Police Release New Images Of Missing Autistic Teen Eliceo Cortez
NEW YORK (CBSNewYork) — Police have released new photos of a missing autistic teenager and updated his last known whereabouts.
Authorities now say 14-year-old Eliceo Cortez was last seen at the Sheepshead Bay Q-line train station around 2:38 p.m. Friday. Police had previously said he was last seen at 105 Oriental Blvd. around 2 p.m.
The NYPD is asking for the public’s help in locating the teen. He is described as 6 feet, 1 inch tall, 135 pounds with brown eyes and black close-cut hair. He also has a long scar down his back.
Cortez was last seen wearing a gray hooded sweatshirt, blue jeans and black Converse high-top sneakers, police said.
His mother Nancy Reavis told CBS 2’s Don Champion that her son’s autism makes her even more concerned.
“He’s speech delayed. It’s gonna be hard for you to understand him because he’s gonna get nervous and you’re not going to understand what he’s saying,” she explained.
Family members also said that his condition may make him vulnerable to following crowds and people.
Reavis said that her son went to the train station after leaving Leon Goldstein high. She is angry and said that she has fought with school officials about getting her son a ‘para’ or bus helper to make sure that he makes it home safely.
“I spoke to his counselor and they said ‘yes, we’re gonna do something, we’re gonna do something,'” she said, “This is what has to happen so they can help me?”
Department of Education officials would not confirm the allegations but said that the department was ‘deeply concerned’ about the teen’s well-being.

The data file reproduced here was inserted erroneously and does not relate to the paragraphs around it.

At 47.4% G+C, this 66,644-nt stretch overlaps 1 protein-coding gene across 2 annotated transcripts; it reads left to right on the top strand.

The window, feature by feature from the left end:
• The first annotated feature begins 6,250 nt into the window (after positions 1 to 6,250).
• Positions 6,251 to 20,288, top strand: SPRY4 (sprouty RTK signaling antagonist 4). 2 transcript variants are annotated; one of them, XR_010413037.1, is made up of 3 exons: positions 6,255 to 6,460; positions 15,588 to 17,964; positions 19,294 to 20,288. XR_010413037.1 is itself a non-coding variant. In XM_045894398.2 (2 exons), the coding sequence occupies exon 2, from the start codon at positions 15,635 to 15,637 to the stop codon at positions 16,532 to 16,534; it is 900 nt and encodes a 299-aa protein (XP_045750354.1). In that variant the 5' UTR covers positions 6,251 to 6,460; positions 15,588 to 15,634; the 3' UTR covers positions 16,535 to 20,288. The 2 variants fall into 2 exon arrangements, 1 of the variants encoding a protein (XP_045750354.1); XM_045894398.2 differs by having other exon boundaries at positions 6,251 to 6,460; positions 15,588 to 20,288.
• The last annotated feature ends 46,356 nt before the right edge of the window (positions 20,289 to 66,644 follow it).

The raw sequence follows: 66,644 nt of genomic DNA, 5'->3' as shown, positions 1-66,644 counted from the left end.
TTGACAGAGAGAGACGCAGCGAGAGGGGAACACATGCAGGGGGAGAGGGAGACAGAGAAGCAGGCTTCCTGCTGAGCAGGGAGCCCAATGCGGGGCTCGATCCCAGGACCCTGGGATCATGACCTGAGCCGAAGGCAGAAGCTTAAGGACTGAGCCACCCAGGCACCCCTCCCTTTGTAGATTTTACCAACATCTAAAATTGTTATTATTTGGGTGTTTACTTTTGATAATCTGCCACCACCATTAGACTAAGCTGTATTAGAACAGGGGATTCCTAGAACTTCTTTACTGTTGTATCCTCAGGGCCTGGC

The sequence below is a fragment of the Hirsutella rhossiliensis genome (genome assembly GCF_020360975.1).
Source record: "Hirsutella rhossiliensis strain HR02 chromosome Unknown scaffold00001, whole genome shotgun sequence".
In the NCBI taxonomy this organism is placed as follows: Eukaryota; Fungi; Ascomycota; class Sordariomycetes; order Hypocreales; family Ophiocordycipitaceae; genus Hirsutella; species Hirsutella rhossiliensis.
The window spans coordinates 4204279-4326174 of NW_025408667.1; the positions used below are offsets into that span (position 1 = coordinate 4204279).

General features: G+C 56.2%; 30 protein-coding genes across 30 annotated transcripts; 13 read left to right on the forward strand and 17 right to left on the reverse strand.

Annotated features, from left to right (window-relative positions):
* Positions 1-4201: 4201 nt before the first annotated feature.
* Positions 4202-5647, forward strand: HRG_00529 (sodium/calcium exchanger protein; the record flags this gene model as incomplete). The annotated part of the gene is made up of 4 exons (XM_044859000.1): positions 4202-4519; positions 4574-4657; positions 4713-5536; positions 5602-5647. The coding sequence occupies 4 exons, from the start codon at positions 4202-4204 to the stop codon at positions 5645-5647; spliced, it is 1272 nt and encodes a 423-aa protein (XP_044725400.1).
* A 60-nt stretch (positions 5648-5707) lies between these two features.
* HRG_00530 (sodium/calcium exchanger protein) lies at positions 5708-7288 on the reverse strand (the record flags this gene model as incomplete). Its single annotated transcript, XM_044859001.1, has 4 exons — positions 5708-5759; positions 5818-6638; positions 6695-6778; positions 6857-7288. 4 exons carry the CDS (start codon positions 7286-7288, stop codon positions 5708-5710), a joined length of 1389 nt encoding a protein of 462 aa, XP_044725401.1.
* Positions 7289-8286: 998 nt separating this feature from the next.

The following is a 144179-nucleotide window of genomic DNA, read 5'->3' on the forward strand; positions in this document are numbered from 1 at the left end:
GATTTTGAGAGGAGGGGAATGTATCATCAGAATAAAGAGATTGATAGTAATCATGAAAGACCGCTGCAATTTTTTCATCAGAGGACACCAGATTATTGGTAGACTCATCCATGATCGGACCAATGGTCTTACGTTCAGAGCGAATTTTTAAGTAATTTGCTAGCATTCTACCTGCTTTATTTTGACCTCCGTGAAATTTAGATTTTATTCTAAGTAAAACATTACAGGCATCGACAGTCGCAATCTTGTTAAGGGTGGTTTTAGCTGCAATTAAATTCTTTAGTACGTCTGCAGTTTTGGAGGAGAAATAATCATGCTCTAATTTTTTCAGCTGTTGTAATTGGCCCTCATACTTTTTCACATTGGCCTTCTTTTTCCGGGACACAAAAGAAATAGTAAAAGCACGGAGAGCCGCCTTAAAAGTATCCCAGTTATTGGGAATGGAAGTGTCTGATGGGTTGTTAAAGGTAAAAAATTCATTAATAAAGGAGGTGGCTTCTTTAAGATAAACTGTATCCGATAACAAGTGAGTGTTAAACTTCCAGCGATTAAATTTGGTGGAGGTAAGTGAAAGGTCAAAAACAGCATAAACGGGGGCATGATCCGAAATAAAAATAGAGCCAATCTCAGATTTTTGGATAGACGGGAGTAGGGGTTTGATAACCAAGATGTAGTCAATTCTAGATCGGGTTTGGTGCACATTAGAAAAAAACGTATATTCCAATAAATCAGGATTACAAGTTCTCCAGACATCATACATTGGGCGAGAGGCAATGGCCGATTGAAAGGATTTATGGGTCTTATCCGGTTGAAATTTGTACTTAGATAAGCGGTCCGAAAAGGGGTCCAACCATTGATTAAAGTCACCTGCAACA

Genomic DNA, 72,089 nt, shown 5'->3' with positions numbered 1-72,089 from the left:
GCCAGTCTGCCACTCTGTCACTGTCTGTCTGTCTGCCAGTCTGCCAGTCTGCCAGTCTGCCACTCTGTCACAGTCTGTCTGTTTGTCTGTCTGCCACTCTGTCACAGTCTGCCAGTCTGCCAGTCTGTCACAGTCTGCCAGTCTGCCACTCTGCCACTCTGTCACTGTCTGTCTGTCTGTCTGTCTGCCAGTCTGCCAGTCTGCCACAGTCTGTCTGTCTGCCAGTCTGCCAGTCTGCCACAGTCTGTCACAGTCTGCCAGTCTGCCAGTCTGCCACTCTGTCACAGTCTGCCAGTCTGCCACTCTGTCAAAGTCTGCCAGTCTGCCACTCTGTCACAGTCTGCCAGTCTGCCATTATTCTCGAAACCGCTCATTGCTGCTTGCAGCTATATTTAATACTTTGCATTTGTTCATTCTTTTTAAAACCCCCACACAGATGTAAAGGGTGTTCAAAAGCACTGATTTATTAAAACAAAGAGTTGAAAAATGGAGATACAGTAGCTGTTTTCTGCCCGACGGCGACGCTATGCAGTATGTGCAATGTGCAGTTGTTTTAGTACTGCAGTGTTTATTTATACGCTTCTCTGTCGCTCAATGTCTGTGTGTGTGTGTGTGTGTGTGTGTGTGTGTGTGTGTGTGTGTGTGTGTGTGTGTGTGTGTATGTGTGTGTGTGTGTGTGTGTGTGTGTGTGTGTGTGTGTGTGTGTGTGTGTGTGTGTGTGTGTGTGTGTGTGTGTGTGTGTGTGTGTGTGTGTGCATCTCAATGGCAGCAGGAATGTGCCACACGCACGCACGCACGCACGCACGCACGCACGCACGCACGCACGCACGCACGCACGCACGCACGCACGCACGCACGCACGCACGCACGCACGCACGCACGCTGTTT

Reavis and her family spent Sunday evening walking the streets of Manhattan Beach.
“I said I’m gonna go look for myself and see if he’ll see me,” she said.
Flyers with the missing teen’s picture have been posted across Brooklyn.
Anyone with information about Cortez’s whereabouts is urged to contact the NYPD’s Crime Stoppers hotline at 800-577-TIPS. The public can also submit tips by logging onto the Crime Stoppers website or by texting tips to 274637 (CRIMES) and entering TIP577.
The incident evokes the case of Avonte Oquendo, the 14-year-old autistic boy who ran out of his Queens school in October and whose remains were found three months later along the shoreline in Queens.
Sen. Charles Schumer, D-N.Y., discussed Cortez’s case during an unrelated news conference Sunday. Schumer has been pushing for legislation that would fund voluntary tracking devices for children who have autism.
“He is autistic, and it’s heart-wrenching,” Schumer said. “It reminds us of what happened a few months ago with Avonte.
The senator said he was confident would pass his legislation sooner than later.
“Sometimes, we get gridlocked on the biggest issues, but on these lesser issues that are humanitarian and make sense, we’re able to get something done,” Schumer said.
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